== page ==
Dry van spot rates hit a 3-year monthly high in November, according to data compiled by DAT Solutions. The November rate was $2.07 per mile, the highest monthly average since December 2014, the firm said, and 5 cents above October levels. The average refrigerated rate gained 11 cents to $2.43, the highest monthly average since June 2014.
Weekly rates also remained high, with the van rate for the week ending Dec. 9 rising 1 cent to $2.10 per mile. The national average refrigerated rate tumbled 7 cents to $2.40 per mile as there was a lull in the movement of temperature-controlled goods before the holidays, DAT said. Load posts fell 17% and truck posts increased 12% compared to the previous week.
Spot prices for flatbed freight remain high for this time of year. The national average flatbed rate increased 1 cent to $2.31 per mile, just 3 cents lower than the peak in October when hurricane-relief supplies were rushing into the Southeast.
Loads for the week in all sectors fell, with van seeing a decline to 7.2 loads per truck from 9.3 the previous week. Refrigerated loads are at 9.8 and flatbed at 27.9. There was 10% decline in loads posted and 12% increase in capacity posted.
In November, the DAT North American Freight Index showed a 39% increase in available truckload freight over November 2016, although overall load volume fell 13% compared to October 2017. DAT attributed this to a seasonal decline. The number of available van loads dipped 5% while refrigerated loads increased 4% compared to October.
“Demand for spot truckload services has been at an all-time high since August, and November continues that trend again, despite seasonal declines,” said Mark Montague, DAT industry analyst. “Increased freight activity, higher fuel prices, and uncertainty surrounding the electronic logging device (ELD) mandate all contribute to this pressure on rates, which are expected to remain elevated through the end of the year and beyond.”
Flatbed loads saw a month-over-month decline in September of 26%, again in line with seasonality. The national average flatbed rate fell 3 cents on the spot market, to $2.30 per mile.
Did you know?
The Commercial Vehicle Safety Alliance’s Operation Safe Driver Week, held Oct. 15-21, resulted in citations/warning to CMV drivers with 84.2% of those related to state or local moving violations. Only 7.4% were for speeding.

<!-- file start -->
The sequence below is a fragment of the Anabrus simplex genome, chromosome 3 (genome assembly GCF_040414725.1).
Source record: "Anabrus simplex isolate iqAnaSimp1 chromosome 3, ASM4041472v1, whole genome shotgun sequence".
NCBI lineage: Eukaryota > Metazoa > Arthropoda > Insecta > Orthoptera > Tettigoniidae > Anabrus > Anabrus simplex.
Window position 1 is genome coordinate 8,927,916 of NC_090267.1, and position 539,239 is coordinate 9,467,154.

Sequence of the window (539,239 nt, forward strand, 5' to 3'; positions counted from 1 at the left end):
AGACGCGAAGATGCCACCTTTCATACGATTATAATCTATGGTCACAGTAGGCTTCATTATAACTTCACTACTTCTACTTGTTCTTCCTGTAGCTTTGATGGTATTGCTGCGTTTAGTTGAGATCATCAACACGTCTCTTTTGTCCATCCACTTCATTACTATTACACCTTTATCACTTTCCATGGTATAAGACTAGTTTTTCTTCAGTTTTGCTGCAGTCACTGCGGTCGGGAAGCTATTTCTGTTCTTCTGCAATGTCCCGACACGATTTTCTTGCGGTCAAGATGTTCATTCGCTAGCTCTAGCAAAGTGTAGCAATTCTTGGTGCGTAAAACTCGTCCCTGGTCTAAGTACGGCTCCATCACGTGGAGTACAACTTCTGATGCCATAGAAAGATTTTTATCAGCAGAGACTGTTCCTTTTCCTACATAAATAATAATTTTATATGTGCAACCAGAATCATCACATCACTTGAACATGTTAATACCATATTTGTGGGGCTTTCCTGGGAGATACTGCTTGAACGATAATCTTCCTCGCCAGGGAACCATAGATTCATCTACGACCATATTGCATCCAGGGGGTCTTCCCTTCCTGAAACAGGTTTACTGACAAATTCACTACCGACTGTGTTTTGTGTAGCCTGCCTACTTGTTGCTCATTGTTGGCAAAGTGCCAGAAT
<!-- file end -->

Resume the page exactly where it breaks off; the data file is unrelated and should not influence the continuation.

“I want to thank FMCSA for granting a waiver for short-term rental trucks. Having an open, honest and productive dialogue the past few months has really helped our membership, and I know our members appreciate the agency’s understanding of the unique challenges this rule presents to rental trucks.”
– Jake Jacoby, TRALA president, on FMCSA exemption from the ELD rule for truck rentals lasting less than 30 days
In other news:
Senate bill would require strengthened rear underride guards
Sen. Kirstin Gillibrand has introduced a bill that would require and strengthen rear underride guards beyond current standards and require side guards as well. (Fleet Owner)
PepsiCo reserves 100 Tesla Semis
PepsiCo has announced it has reserved 100 of the Tesla Semi electric trucks, marking the largest known fleet reservation to date. (Reuters)
Truck renters get 90-day reprieve from ELD mandate
The FMCSA has told the Truck Rental and Leasing Association that it will exempt short-term rentals from the ELD mandate for 90 days. (CCJ)
Enforcement week results in nearly twice as many citations
The Commercial Vehicle Safety Alliance handed out over 38,000 citations during Operation Safe Driver Week this year, almost twice the number as in 2016. (Heavy Duty Trucking)
Thor Trucks wants to bring electric mainstream
California startup Thor Trucks is hoping to being testing its electric heavy-duty truck next year with a range of up to 300 miles on a single charge. (Trucks.com)
Some good news came out of recent Commercial Vehicle Safety Alliance’s Operation Safe Driver Week, held Oct. 15-21. While overall citations nearly doubled over 2016 levels, only 0.8% of those were for using a handheld phone. It seems that general awareness of distracted driving and company policies against using handheld devices may be having a positive effect.
Hammer down everyone!